Thomas Edison was an entrepreneur.
When he invented the phonograph in 1877 he also incorporated the Edison Speaking Phonograph Company. The idea was to sell phonographs – something which had never existed before. To create demand and push sales along, Edison listed fifty possible uses for the phonograph: dictation in business, books for the blind, a kind of primitive telephone answering machine and, of course, the ever popular ‘machine to record the last words of the dying’.
Notably not on the list was the idea of recording and playing music.
Inventions come along first – the application for them tends to follow much later. Often that application is vastly different from that which even the inventor first envisioned.
When Gutenberg invented the printing press, he could have gone down to the basement and printed The New York Times. The technology was all there. What was missing was what to do with the technology. That would take another 350 years.
The net is such an invention.
The creators of the web never envisioned email or eBay. That would come later.
Now, as newspapers and magazines migrate to the web, there is no model for them to follow. Journalism has never been done on the web before.
Initially, we tend to take old models and jam them into new technologies. When a newspaper like The New York Times moves to an online edition, the first iterations are bound to look like, well, a newspaper, but on line. The fact that the web is three-dimensional, interactive, and capable of handling video, sound, graphics and hperlinks, as well as dialogue with the ‘readers’ is seldom taken into consideration in first iteration applications. No one knows what its supposed to look like or how its supposed to work.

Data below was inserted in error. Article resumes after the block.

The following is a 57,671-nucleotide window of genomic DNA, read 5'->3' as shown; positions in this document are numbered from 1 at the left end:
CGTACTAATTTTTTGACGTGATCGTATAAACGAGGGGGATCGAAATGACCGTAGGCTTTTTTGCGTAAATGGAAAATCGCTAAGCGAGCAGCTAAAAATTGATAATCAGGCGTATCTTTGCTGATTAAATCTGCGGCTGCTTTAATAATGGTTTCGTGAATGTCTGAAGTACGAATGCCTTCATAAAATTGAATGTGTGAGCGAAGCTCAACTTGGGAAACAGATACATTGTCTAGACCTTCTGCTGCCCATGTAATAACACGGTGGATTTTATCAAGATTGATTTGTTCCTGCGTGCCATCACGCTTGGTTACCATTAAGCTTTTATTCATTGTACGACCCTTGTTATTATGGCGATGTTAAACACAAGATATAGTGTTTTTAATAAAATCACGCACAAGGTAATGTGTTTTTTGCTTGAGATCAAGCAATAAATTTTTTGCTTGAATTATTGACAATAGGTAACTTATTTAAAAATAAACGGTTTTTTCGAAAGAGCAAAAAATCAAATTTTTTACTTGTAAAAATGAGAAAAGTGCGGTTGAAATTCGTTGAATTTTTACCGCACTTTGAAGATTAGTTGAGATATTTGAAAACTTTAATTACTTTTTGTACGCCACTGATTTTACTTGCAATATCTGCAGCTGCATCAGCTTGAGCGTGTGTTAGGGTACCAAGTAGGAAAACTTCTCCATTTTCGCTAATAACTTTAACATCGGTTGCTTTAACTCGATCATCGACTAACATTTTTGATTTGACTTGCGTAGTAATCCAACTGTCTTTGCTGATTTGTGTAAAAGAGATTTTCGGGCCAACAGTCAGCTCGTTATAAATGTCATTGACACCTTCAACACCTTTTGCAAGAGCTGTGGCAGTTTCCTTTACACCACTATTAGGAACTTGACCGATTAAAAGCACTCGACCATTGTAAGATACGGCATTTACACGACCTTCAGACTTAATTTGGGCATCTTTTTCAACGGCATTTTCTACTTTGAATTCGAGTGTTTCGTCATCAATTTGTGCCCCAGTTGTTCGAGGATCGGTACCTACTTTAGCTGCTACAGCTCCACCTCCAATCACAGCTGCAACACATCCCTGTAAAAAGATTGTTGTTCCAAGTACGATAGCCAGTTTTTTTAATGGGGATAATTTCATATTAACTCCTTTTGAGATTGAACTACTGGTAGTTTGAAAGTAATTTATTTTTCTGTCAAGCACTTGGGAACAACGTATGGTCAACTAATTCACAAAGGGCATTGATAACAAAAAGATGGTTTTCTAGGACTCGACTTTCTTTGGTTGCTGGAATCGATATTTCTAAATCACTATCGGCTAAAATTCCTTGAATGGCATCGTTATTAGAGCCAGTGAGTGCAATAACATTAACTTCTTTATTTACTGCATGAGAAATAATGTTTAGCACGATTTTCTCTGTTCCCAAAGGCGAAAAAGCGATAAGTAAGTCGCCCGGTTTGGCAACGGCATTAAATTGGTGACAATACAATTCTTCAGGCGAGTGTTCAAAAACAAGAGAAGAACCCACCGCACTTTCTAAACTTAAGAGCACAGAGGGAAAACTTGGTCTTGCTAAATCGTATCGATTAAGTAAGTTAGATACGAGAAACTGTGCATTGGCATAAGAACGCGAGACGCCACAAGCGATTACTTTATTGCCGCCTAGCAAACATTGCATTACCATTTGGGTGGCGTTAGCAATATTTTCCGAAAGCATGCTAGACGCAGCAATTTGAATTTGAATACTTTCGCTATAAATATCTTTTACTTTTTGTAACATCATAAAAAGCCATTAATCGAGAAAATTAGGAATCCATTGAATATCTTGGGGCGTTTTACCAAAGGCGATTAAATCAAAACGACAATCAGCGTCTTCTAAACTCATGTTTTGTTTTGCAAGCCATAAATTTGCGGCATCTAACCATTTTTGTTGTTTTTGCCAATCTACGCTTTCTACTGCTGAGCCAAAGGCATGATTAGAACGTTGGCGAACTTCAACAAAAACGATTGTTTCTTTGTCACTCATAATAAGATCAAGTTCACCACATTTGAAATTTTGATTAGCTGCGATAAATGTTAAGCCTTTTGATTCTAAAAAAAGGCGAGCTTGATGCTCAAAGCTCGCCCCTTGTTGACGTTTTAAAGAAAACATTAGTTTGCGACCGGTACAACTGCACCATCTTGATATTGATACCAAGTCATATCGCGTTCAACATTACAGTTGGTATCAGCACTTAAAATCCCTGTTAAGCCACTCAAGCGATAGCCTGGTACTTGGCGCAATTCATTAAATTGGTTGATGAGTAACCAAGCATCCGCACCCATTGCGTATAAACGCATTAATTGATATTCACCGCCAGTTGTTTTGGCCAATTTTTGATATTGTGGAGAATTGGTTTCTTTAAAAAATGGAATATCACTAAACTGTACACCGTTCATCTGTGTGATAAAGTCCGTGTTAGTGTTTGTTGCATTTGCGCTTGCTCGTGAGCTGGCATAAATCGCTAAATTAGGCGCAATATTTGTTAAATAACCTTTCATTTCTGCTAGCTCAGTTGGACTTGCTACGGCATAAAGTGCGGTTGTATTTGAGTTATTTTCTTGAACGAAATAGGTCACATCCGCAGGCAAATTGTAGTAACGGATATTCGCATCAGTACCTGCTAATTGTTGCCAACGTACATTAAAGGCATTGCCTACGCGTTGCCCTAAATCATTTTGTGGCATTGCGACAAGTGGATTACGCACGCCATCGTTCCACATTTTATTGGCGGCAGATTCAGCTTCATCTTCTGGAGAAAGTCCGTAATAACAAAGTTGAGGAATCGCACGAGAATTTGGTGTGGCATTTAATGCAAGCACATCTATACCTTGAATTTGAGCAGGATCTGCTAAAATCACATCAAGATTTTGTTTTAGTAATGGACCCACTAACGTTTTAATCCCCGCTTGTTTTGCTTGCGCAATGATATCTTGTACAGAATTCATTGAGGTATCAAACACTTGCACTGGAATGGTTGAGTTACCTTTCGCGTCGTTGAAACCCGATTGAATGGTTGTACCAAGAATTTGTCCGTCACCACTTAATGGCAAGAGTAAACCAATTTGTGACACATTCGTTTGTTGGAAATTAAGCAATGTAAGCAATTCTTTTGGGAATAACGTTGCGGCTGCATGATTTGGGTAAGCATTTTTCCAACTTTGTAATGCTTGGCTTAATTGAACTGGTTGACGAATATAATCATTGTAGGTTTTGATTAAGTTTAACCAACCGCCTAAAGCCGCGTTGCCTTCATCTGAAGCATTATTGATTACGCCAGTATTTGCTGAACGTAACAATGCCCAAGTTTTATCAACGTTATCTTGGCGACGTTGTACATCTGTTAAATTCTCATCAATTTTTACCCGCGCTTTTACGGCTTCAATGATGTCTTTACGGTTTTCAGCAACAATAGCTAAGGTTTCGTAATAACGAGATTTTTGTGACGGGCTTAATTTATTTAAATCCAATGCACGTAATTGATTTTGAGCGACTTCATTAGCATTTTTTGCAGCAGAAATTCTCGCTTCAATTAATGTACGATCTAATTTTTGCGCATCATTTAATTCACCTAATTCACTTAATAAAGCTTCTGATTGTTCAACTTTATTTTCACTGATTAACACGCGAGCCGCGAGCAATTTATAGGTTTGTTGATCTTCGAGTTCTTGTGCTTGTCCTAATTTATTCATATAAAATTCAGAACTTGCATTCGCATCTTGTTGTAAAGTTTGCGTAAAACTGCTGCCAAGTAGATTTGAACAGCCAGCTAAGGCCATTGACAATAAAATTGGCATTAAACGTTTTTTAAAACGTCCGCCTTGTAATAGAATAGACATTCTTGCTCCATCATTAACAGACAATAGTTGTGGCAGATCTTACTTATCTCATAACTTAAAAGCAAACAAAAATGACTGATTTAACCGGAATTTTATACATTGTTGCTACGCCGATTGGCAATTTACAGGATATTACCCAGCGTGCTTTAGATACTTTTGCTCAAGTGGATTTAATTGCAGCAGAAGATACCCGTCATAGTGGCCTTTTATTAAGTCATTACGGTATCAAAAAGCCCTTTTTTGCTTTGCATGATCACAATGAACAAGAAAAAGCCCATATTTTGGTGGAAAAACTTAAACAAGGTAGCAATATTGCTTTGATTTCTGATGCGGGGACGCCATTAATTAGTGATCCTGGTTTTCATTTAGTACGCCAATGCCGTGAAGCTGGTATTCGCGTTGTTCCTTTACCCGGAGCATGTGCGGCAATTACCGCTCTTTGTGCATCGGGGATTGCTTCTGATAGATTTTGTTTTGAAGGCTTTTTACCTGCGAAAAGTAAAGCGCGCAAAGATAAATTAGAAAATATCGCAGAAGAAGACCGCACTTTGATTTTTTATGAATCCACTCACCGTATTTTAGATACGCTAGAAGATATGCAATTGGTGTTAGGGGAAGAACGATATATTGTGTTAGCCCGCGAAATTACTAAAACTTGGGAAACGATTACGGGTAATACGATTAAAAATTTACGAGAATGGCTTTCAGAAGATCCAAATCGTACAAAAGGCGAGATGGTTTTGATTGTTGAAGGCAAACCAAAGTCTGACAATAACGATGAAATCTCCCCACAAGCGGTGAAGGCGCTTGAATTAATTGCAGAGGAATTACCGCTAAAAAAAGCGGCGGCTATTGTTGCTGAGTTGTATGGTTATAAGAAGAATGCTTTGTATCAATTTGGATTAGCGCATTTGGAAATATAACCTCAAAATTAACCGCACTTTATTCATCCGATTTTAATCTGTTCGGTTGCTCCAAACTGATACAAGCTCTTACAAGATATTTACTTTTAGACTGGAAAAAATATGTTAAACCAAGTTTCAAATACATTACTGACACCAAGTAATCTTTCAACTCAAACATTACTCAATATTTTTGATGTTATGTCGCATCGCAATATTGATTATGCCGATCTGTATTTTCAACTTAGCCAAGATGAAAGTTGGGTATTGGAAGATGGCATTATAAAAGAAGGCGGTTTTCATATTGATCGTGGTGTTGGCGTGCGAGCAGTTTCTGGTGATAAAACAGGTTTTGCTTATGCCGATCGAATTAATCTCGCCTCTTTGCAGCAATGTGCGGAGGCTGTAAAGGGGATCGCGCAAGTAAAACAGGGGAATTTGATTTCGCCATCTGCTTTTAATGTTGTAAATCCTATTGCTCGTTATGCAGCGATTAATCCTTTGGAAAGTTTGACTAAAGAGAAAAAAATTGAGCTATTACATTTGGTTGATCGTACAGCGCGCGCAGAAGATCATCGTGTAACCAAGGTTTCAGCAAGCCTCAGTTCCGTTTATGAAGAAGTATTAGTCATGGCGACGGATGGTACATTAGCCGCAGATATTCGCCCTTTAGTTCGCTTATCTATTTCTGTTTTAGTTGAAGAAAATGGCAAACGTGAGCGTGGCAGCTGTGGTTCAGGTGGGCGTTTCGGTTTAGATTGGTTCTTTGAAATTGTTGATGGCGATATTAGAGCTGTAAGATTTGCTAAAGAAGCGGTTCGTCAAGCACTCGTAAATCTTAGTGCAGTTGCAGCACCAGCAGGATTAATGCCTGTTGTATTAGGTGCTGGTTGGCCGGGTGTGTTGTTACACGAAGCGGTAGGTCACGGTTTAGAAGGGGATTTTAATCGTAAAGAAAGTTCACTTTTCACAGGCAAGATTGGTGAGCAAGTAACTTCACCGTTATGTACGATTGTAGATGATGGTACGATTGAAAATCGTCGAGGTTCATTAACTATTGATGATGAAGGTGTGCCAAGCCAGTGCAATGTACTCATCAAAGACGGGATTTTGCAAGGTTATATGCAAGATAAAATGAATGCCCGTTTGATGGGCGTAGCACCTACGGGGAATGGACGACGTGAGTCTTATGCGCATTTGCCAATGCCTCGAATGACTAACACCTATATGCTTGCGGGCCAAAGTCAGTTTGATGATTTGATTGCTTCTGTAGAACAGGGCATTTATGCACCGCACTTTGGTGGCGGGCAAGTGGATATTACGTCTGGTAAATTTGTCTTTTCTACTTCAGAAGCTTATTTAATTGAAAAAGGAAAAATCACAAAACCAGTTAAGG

But the web, of course, can do far more than just be a place to put up black and white text. The challenge before us is to create a new kind of journalism – one that has never existed before. How can we tell our stories using text and video and graphics and music and hyperlinks and interactivity and building communities. This is a whole new pallate for journalists, one which has never been explored before.
As print publications move online, (which they will), they will naturally be tempted to begin to incorporate video in their reporting. Not to do so, in fact, will be seen as a bit remiss. Yet there will be a natural tendency for these publications to try and create ‘tv’ online. This would be a mistake.
It would be understandable, because we always take old models and try and jam them into new technologies. It takes time to understand all a new technology can do.
Web video is not about television. And web journalism is not about text alone. It is about something new and exciting – waiting to be born. We are in a very exciting moment – the creation of a new medium, a new way of speaking to one another. One that, like the phonograph, has never existed before.
Both television and conventional newspapers will begin by jamming what they do now online. This will be inevitable, and it is also a waste of a fantastic resource. Papers are just starting to ‘get it’; television news is very far behind.
Those who believe that the web is simply a place to post conventional TV news stories or TV shows cannot be blamed too much. They are simply the heirs to an old and venerable tradition in the world of invention: recording the last words of the dying.